With Jade Lucas Read, Qualified Womens Health Physiotherapist
Do you ever think how awesome it is how much your body has changed after pregnancy and childbirth?!
As a Women’s & Pelvic Health specialist Physiotherapist I have come across many issues that arise due to childbirth and how tough women can be on themselves to put their bodies back together after birth.
Realistically, it takes at least a year before most new mums start to feel like they are a fraction of their former physical self. Unfortunatly, post partum & pelvic rehabilitation care often go neglected. It is so important for all mothers (regardless of how many childbirths they have had) to be well educated on what to expect and more importantly what is safe to do post partum.
with Jen Adinolfi, Yoga and Reformer Pilates Instructor at Bodytree
Fascia is a connective tissue that lines and covers all muscles, cells, tissues and organs. It is three-dimensional and is continuous throughout the entire body. It is responsible for your overall mobility and biological design, as it supports your physical structure and every single movement that your body makes.
Fascia is increasingly viewed as an independent, regulatory body system whose malfunction is a major cause of pain and disability. Understanding the fascia and how it affects and is affected by movement is essential to facilitate pain free living and healthy aging, says Tom Myers.
with Mira, co-owner of Nectar, Bodytree’s in house juice bar
September is around the corner and its time to get back into a routine, gently returning to your workouts and regular eating habits.
Try to eliminate high trigger allergens like dairy and gluten for a ten-day cycle and see how your body feels. Try to ease your digestion and start your day with warm water with a squeeze of lemon juice. For breakfast, whiz up a healthy smoothie to gently ease your digestion and boost your metabolism into gear.
Okay, admittedly it’s still far too hot to stand outside for long enough to even think about lighting a BBQ or grill, but it won’t be long before lots of us are doing just that and until then plenty of us are still enjoying grilled meats at brunches and restaurants.
Eating outside with friends is a fun, social pastime and not one I’m prepared to stop completely, but in recent years growing research has told us that cooking meat over a flame or frying at high temperatures increases our exposure to chemicals which can damage the DNA in our genes, possibly leading to certain cancers such as skin, liver and stomach cancer. The main culprits? Heterocyclic amines (HCAs) and polycyclic aromatic hydrocarbons (PAHs). HCAs are created when high heat reacts with and changes the proteins in meat. PAHs are caused as juices and fat drips from meat into flames and the smoke caused rises and sticks to the meat; which we then eat. Adding certain spices and marinades can also change the chemical reactions that occur when meat is grilled.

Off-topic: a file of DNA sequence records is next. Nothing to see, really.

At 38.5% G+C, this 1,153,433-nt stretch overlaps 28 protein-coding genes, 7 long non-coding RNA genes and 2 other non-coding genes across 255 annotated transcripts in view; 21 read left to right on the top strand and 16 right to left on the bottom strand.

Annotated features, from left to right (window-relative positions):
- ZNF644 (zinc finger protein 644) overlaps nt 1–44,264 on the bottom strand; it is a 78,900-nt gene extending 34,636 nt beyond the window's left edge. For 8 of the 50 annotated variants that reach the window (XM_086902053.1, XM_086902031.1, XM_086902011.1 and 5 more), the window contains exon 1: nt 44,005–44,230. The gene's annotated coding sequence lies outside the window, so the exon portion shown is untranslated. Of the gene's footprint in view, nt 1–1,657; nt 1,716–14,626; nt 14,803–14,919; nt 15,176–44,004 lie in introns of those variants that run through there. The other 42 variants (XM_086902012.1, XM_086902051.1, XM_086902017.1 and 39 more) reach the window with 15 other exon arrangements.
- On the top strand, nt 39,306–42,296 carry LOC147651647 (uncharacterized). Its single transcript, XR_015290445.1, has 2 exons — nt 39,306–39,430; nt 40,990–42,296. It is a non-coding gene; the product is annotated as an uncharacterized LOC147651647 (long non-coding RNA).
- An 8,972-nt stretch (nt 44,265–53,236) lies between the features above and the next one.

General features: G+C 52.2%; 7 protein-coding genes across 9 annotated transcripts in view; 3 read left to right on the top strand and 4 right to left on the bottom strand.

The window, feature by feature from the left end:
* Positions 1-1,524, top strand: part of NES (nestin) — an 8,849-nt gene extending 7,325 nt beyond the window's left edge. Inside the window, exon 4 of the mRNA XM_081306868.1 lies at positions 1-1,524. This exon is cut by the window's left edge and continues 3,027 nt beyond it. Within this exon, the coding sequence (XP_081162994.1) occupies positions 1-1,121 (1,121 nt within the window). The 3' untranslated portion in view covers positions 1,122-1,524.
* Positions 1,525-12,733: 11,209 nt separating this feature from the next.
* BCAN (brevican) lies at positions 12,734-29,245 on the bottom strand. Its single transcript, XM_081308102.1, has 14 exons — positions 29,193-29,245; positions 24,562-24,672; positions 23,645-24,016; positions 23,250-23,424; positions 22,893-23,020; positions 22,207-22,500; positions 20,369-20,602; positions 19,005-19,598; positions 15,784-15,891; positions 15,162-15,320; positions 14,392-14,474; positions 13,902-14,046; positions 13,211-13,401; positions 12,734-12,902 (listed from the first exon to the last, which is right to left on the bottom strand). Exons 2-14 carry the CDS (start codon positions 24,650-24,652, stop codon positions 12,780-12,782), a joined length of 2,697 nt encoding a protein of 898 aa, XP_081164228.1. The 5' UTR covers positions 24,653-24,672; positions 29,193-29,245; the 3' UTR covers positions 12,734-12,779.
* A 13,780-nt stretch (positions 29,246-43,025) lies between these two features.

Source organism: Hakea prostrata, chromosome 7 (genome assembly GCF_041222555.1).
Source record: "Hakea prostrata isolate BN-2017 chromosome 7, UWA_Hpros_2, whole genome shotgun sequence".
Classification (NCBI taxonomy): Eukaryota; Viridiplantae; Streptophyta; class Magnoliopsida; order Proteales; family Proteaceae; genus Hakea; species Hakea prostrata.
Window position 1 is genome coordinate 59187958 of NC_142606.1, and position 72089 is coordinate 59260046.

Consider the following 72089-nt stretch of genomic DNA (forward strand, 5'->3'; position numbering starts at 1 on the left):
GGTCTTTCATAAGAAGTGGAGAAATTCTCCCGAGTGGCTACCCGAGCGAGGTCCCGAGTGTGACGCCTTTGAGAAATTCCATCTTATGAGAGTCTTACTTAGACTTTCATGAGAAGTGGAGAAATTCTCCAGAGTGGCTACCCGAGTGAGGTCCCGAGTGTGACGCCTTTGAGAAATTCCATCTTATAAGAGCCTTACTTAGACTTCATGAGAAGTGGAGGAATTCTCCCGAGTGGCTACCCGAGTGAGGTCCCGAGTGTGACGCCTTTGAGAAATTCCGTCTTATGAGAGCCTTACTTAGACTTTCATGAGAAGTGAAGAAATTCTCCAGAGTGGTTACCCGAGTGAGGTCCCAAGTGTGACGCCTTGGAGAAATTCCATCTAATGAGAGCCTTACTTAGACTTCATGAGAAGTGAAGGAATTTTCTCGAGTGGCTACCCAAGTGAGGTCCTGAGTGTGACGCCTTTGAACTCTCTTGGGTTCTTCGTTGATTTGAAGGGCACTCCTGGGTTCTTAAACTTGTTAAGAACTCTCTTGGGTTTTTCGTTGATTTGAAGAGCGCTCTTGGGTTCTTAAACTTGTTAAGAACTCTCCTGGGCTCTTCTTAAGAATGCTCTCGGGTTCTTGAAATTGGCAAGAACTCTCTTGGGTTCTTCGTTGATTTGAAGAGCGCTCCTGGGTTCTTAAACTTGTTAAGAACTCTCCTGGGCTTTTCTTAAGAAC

With Ramadan fast approaching I’m being asked by clients how they can avoid falling into the trap of eating the wrong foods, as well as some of the associated problems such as headaches, constipation, low blood sugar levels and weight gain. Here are my top tips to having a healthy holiday!
- When you break your fast, drink water first! You will feel less hungry as your body’s fluids are replaced. Try to drink 8-10 cups before you sleep.
- Avoid sugary drinks; consider coconut water or water with lemon, honey and a pinch of salt to stay hydrated.
- Despite being hungry eat slowly and chew food well. It takes 20 minutes for your stomach to tell your brain that you are full – put small portions on your plate first. Overeating can cause highs and lows in your blood sugar and dehydration.